Flower fields and pesticide use interactively shape pollen beetle infestation and parasitism in oilseed rape fields.

Published online
15 Feb 2022
Content type
Journal article
Journal title
Journal of Applied Ecology

Krimmer, E. & Martin, E. A. & Holzschuh, A. & Krauss, J. & Steffan-Dewenter, I.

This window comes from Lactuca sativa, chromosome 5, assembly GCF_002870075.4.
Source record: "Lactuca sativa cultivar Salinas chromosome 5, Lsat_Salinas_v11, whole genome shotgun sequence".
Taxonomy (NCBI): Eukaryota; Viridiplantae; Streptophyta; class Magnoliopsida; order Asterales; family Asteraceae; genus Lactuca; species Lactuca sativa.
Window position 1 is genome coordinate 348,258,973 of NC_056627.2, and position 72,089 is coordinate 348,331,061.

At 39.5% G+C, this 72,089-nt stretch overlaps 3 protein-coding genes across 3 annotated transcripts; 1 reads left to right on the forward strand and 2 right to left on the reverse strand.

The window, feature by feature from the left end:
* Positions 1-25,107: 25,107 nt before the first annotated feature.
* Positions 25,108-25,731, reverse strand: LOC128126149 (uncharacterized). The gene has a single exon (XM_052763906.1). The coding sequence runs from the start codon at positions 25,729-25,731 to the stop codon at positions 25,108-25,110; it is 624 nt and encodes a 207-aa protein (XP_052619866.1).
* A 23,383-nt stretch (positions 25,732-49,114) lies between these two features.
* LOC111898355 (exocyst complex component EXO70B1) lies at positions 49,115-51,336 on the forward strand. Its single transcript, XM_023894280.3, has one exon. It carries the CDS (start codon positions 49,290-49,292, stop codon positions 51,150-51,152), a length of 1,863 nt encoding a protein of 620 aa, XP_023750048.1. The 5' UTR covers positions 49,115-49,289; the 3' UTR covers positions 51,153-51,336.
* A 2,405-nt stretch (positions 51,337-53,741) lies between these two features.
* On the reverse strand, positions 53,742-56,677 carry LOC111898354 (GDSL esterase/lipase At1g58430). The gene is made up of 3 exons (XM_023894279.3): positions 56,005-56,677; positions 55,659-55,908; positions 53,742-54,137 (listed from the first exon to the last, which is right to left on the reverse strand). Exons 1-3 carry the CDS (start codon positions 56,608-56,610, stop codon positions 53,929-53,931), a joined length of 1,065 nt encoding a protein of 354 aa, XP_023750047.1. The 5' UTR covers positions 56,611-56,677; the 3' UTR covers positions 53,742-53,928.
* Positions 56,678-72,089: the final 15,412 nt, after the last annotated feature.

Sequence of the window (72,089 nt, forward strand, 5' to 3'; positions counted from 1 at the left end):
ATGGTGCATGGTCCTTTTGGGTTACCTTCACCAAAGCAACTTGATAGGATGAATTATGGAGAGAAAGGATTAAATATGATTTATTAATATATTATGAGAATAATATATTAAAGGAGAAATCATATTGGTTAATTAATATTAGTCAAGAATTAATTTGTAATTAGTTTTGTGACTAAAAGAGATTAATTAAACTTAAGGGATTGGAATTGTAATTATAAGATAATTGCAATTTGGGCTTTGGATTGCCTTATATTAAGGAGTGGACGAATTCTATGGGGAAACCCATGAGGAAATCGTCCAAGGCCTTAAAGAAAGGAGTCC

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Pollen beetles (Brassicogethes spp.) are the main pests of oilseed rape (OSR, Brassica napus) in Europe and responsible for massive yield losses. Upcoming pesticide resistances highlight the need for other means of crop protection, such as natural pest control. Sown flower fields aim to counteract the decrease of insect biodiversity in agricultural landscapes by providing resources to ecosystem service providers. However, the optimal age and size of flower fields to increase natural pest control is still unclear. We conducted experiments on 31 OSR fields located along a gradient of landscape-scale semi-natural habitat (SNH). OSR fields were located adjacent to flower fields which differed in age, continuity and size, or adjacent to crop fields or calcareous grasslands. Pesticide-free areas were established to examine interactive effects of pesticide use and flower field characteristics. The abundance of pollen beetle adults and larvae, parasitism and superparasitism rates in OSR were recorded at increasing distances to the adjacent sites. Flower fields and calcareous grasslands increased pollen beetle parasitism when compared to OSR fields neighbouring crop fields. The threshold for effective natural pest control of 35% could be reached in the pesticide-free areas of OSR fields adjacent to calcareous grasslands and flower fields maintained continuously for at least 6 years. In pesticide-sprayed areas, pollen beetle parasitism and superparasitism declined with increasing distance to the adjacent field. Furthermore, flower fields larger than 1.5 ha were able to improve pollen beetle parasitism more than smaller fields. Synthesis and applications. To promote natural pest control in oilseed rape (OSR), large flower fields should be maintained for several years, to create stable habitats for natural enemies. The continuous maintenance of flower fields should be preferred, as ploughing and resowing after 5-6 years decreased the positive effects of the flower fields on natural pest control in adjacent OSR fields. However, pesticide use can abrogate positive effects of flower fields on pollen beetle parasitism. This study highlights that sown flower fields have the potential to increase natural pest control in OSR, but this potential is depending on its age, continuity and size and can be hindered by pesticide use.

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